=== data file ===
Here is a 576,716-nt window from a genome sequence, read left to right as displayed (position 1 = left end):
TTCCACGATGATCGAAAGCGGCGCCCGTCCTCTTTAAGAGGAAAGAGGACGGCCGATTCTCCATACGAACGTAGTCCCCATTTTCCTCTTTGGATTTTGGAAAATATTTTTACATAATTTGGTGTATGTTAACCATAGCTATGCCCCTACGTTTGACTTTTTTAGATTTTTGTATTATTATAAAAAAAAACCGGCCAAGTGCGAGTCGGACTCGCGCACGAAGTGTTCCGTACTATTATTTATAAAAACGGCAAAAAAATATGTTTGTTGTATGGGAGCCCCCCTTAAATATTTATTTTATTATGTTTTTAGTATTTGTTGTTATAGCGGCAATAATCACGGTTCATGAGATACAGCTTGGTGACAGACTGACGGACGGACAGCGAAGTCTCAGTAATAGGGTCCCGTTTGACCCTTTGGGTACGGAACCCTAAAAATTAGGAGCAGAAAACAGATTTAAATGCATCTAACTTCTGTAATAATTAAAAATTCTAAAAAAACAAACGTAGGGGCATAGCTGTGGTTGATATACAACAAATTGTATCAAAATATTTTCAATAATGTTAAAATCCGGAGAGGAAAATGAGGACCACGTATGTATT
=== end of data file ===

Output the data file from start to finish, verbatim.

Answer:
Here is a 576,716-nt window from a genome sequence, read left to right as displayed (position 1 = left end):
TTCCACGATGATCGAAAGCGGCGCCCGTCCTCTTTAAGAGGAAAGAGGACGGCCGATTCTCCATACGAACGTAGTCCCCATTTTCCTCTTTGGATTTTGGAAAATATTTTTACATAATTTGGTGTATGTTAACCATAGCTATGCCCCTACGTTTGACTTTTTTAGATTTTTGTATTATTATAAAAAAAAACCGGCCAAGTGCGAGTCGGACTCGCGCACGAAGTGTTCCGTACTATTATTTATAAAAACGGCAAAAAAATATGTTTGTTGTATGGGAGCCCCCCTTAAATATTTATTTTATTATGTTTTTAGTATTTGTTGTTATAGCGGCAATAATCACGGTTCATGAGATACAGCTTGGTGACAGACTGACGGACGGACAGCGAAGTCTCAGTAATAGGGTCCCGTTTGACCCTTTGGGTACGGAACCCTAAAAATTAGGAGCAGAAAACAGATTTAAATGCATCTAACTTCTGTAATAATTAAAAATTCTAAAAAAACAAACGTAGGGGCATAGCTGTGGTTGATATACAACAAATTGTATCAAAATATTTTCAATAATGTTAAAATCCGGAGAGGAAAATGAGGACCACGTATGTATT